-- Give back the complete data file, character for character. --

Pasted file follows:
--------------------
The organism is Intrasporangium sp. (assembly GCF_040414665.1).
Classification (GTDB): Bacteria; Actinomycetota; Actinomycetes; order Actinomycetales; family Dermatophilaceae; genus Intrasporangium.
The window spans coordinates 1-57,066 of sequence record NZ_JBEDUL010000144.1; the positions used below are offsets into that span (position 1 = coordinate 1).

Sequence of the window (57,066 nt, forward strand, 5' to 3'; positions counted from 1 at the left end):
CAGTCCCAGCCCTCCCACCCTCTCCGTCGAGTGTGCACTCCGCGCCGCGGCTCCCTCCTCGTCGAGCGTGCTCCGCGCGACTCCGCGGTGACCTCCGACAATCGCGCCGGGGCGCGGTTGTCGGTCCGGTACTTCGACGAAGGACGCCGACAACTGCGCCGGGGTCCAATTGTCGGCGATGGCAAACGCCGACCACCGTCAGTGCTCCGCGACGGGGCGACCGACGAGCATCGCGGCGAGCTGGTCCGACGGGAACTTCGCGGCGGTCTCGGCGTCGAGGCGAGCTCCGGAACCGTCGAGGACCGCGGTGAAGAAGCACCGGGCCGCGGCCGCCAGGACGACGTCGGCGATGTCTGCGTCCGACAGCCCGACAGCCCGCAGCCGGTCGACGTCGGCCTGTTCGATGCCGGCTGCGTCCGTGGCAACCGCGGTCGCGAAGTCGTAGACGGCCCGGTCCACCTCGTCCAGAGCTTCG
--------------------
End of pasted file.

The organism is Intrasporangium sp. (assembly GCF_040414665.1).
Classification (GTDB): Bacteria; Actinomycetota; Actinomycetes; order Actinomycetales; family Dermatophilaceae; genus Intrasporangium.
The window spans coordinates 1-57,066 of sequence record NZ_JBEDUL010000144.1; the positions used below are offsets into that span (position 1 = coordinate 1).

Sequence of the window (57,066 nt, forward strand, 5' to 3'; positions counted from 1 at the left end):
CAGTCCCAGCCCTCCCACCCTCTCCGTCGAGTGTGCACTCCGCGCCGCGGCTCCCTCCTCGTCGAGCGTGCTCCGCGCGACTCCGCGGTGACCTCCGACAATCGCGCCGGGGCGCGGTTGTCGGTCCGGTACTTCGACGAAGGACGCCGACAACTGCGCCGGGGTCCAATTGTCGGCGATGGCAAACGCCGACCACCGTCAGTGCTCCGCGACGGGGCGACCGACGAGCATCGCGGCGAGCTGGTCCGACGGGAACTTCGCGGCGGTCTCGGCGTCGAGGCGAGCTCCGGAACCGTCGAGGACCGCGGTGAAGAAGCACCGGGCCGCGGCCGCCAGGACGACGTCGGCGATGTCTGCGTCCGACAGCCCGACAGCCCGCAGCCGGTCGACGTCGGCCTGTTCGATGCCGGCTGCGTCCGTGGCAACCGCGGTCGCGAAGTCGTAGACGGCCCGGTCCACCTCGTCCAGAGCTTCG